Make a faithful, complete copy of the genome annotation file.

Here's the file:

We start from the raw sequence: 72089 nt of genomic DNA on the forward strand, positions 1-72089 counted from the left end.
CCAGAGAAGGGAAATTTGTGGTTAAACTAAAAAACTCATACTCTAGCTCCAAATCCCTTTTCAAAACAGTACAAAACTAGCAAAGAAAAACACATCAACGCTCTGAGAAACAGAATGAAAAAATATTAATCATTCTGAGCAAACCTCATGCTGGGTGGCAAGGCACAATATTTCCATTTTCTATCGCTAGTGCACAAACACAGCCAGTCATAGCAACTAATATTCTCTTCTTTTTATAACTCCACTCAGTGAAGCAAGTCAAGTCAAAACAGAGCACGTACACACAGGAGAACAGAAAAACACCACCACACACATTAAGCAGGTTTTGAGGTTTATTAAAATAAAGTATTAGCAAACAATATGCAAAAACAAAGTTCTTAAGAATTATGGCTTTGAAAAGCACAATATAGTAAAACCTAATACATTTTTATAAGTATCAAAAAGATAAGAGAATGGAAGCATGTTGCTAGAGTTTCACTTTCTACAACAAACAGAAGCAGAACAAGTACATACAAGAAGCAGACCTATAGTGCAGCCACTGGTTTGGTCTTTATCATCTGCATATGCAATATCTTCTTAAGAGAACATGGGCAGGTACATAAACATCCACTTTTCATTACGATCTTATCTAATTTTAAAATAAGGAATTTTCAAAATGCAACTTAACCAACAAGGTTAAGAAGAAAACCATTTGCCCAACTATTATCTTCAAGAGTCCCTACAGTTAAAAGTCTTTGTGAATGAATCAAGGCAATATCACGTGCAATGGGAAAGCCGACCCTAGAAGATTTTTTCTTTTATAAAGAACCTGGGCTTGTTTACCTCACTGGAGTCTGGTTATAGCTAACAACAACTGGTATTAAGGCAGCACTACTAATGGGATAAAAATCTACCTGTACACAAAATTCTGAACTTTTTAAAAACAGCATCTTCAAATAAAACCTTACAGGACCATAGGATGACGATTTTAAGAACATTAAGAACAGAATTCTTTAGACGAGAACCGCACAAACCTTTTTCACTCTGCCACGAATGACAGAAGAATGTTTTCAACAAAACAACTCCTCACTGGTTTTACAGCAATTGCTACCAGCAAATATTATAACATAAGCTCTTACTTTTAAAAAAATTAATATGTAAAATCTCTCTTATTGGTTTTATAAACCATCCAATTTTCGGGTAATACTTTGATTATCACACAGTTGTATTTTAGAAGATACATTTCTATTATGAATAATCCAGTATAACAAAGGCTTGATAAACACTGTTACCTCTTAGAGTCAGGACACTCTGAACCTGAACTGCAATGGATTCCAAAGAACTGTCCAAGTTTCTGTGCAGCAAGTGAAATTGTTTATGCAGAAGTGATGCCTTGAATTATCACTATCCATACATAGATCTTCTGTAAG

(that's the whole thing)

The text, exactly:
We start from the raw sequence: 72089 nt of genomic DNA on the forward strand, positions 1-72089 counted from the left end.
CCAGAGAAGGGAAATTTGTGGTTAAACTAAAAAACTCATACTCTAGCTCCAAATCCCTTTTCAAAACAGTACAAAACTAGCAAAGAAAAACACATCAACGCTCTGAGAAACAGAATGAAAAAATATTAATCATTCTGAGCAAACCTCATGCTGGGTGGCAAGGCACAATATTTCCATTTTCTATCGCTAGTGCACAAACACAGCCAGTCATAGCAACTAATATTCTCTTCTTTTTATAACTCCACTCAGTGAAGCAAGTCAAGTCAAAACAGAGCACGTACACACAGGAGAACAGAAAAACACCACCACACACATTAAGCAGGTTTTGAGGTTTATTAAAATAAAGTATTAGCAAACAATATGCAAAAACAAAGTTCTTAAGAATTATGGCTTTGAAAAGCACAATATAGTAAAACCTAATACATTTTTATAAGTATCAAAAAGATAAGAGAATGGAAGCATGTTGCTAGAGTTTCACTTTCTACAACAAACAGAAGCAGAACAAGTACATACAAGAAGCAGACCTATAGTGCAGCCACTGGTTTGGTCTTTATCATCTGCATATGCAATATCTTCTTAAGAGAACATGGGCAGGTACATAAACATCCACTTTTCATTACGATCTTATCTAATTTTAAAATAAGGAATTTTCAAAATGCAACTTAACCAACAAGGTTAAGAAGAAAACCATTTGCCCAACTATTATCTTCAAGAGTCCCTACAGTTAAAAGTCTTTGTGAATGAATCAAGGCAATATCACGTGCAATGGGAAAGCCGACCCTAGAAGATTTTTTCTTTTATAAAGAACCTGGGCTTGTTTACCTCACTGGAGTCTGGTTATAGCTAACAACAACTGGTATTAAGGCAGCACTACTAATGGGATAAAAATCTACCTGTACACAAAATTCTGAACTTTTTAAAAACAGCATCTTCAAATAAAACCTTACAGGACCATAGGATGACGATTTTAAGAACATTAAGAACAGAATTCTTTAGACGAGAACCGCACAAACCTTTTTCACTCTGCCACGAATGACAGAAGAATGTTTTCAACAAAACAACTCCTCACTGGTTTTACAGCAATTGCTACCAGCAAATATTATAACATAAGCTCTTACTTTTAAAAAAATTAATATGTAAAATCTCTCTTATTGGTTTTATAAACCATCCAATTTTCGGGTAATACTTTGATTATCACACAGTTGTATTTTAGAAGATACATTTCTATTATGAATAATCCAGTATAACAAAGGCTTGATAAACACTGTTACCTCTTAGAGTCAGGACACTCTGAACCTGAACTGCAATGGATTCCAAAGAACTGTCCAAGTTTCTGTGCAGCAAGTGAAATTGTTTATGCAGAAGTGATGCCTTGAATTATCACTATCCATACATAGATCTTCTGTAAG